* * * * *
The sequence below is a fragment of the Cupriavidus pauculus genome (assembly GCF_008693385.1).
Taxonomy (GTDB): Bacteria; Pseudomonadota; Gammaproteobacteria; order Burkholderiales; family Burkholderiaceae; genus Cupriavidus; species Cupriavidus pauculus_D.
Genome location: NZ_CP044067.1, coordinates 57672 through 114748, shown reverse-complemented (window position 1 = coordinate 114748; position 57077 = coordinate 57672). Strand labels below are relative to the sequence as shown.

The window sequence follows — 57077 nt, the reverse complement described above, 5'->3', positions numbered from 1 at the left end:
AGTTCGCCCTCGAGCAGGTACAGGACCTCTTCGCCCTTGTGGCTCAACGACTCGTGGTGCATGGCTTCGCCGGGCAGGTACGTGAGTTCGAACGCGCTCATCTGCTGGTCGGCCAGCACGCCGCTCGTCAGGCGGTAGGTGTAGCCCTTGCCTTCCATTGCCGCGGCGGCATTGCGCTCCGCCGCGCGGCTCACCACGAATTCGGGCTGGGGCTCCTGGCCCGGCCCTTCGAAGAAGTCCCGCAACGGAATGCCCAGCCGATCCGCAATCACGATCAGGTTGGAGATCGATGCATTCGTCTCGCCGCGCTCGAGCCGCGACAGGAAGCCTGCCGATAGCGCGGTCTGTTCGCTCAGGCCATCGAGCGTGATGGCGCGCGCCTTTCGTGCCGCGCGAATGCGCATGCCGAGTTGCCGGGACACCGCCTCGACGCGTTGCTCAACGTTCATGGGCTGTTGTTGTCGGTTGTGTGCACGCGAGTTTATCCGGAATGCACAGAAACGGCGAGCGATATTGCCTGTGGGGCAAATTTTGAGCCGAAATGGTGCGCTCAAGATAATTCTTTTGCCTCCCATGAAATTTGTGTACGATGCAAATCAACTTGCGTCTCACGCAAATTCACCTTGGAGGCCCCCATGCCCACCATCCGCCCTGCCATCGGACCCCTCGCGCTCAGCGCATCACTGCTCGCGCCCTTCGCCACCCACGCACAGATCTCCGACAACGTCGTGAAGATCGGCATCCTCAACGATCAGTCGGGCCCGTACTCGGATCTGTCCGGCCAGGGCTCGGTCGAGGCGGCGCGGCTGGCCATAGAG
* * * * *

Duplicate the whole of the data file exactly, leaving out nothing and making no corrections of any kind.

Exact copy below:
The sequence below is a fragment of the Cupriavidus pauculus genome (assembly GCF_008693385.1).
Taxonomy (GTDB): Bacteria; Pseudomonadota; Gammaproteobacteria; order Burkholderiales; family Burkholderiaceae; genus Cupriavidus; species Cupriavidus pauculus_D.
Genome location: NZ_CP044067.1, coordinates 57672 through 114748, shown reverse-complemented (window position 1 = coordinate 114748; position 57077 = coordinate 57672). Strand labels below are relative to the sequence as shown.

The window sequence follows — 57077 nt, the reverse complement described above, 5'->3', positions numbered from 1 at the left end:
AGTTCGCCCTCGAGCAGGTACAGGACCTCTTCGCCCTTGTGGCTCAACGACTCGTGGTGCATGGCTTCGCCGGGCAGGTACGTGAGTTCGAACGCGCTCATCTGCTGGTCGGCCAGCACGCCGCTCGTCAGGCGGTAGGTGTAGCCCTTGCCTTCCATTGCCGCGGCGGCATTGCGCTCCGCCGCGCGGCTCACCACGAATTCGGGCTGGGGCTCCTGGCCCGGCCCTTCGAAGAAGTCCCGCAACGGAATGCCCAGCCGATCCGCAATCACGATCAGGTTGGAGATCGATGCATTCGTCTCGCCGCGCTCGAGCCGCGACAGGAAGCCTGCCGATAGCGCGGTCTGTTCGCTCAGGCCATCGAGCGTGATGGCGCGCGCCTTTCGTGCCGCGCGAATGCGCATGCCGAGTTGCCGGGACACCGCCTCGACGCGTTGCTCAACGTTCATGGGCTGTTGTTGTCGGTTGTGTGCACGCGAGTTTATCCGGAATGCACAGAAACGGCGAGCGATATTGCCTGTGGGGCAAATTTTGAGCCGAAATGGTGCGCTCAAGATAATTCTTTTGCCTCCCATGAAATTTGTGTACGATGCAAATCAACTTGCGTCTCACGCAAATTCACCTTGGAGGCCCCCATGCCCACCATCCGCCCTGCCATCGGACCCCTCGCGCTCAGCGCATCACTGCTCGCGCCCTTCGCCACCCACGCACAGATCTCCGACAACGTCGTGAAGATCGGCATCCTCAACGATCAGTCGGGCCCGTACTCGGATCTGTCCGGCCAGGGCTCGGTCGAGGCGGCGCGGCTGGCCATAGAG